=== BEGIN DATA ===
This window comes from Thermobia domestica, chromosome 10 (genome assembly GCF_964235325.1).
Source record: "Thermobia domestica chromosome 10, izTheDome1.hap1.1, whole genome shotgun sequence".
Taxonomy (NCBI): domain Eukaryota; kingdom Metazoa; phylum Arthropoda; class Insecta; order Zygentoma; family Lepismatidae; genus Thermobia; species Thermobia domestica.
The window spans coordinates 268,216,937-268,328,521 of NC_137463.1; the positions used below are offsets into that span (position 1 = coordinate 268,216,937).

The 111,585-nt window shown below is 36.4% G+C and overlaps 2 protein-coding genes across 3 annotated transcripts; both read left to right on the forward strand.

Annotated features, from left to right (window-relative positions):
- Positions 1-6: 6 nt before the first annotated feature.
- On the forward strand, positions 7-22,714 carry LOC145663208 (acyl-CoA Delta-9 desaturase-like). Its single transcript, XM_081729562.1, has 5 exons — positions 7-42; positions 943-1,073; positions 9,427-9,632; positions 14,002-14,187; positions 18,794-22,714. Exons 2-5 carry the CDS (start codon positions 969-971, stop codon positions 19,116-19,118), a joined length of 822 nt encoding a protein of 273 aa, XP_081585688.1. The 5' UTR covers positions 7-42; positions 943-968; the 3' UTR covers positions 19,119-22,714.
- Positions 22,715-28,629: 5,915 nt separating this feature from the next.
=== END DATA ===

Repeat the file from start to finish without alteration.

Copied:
This window comes from Thermobia domestica, chromosome 10 (genome assembly GCF_964235325.1).
Source record: "Thermobia domestica chromosome 10, izTheDome1.hap1.1, whole genome shotgun sequence".
Taxonomy (NCBI): domain Eukaryota; kingdom Metazoa; phylum Arthropoda; class Insecta; order Zygentoma; family Lepismatidae; genus Thermobia; species Thermobia domestica.
The window spans coordinates 268,216,937-268,328,521 of NC_137463.1; the positions used below are offsets into that span (position 1 = coordinate 268,216,937).

The 111,585-nt window shown below is 36.4% G+C and overlaps 2 protein-coding genes across 3 annotated transcripts; both read left to right on the forward strand.

Annotated features, from left to right (window-relative positions):
- Positions 1-6: 6 nt before the first annotated feature.
- On the forward strand, positions 7-22,714 carry LOC145663208 (acyl-CoA Delta-9 desaturase-like). Its single transcript, XM_081729562.1, has 5 exons — positions 7-42; positions 943-1,073; positions 9,427-9,632; positions 14,002-14,187; positions 18,794-22,714. Exons 2-5 carry the CDS (start codon positions 969-971, stop codon positions 19,116-19,118), a joined length of 822 nt encoding a protein of 273 aa, XP_081585688.1. The 5' UTR covers positions 7-42; positions 943-968; the 3' UTR covers positions 19,119-22,714.
- Positions 22,715-28,629: 5,915 nt separating this feature from the next.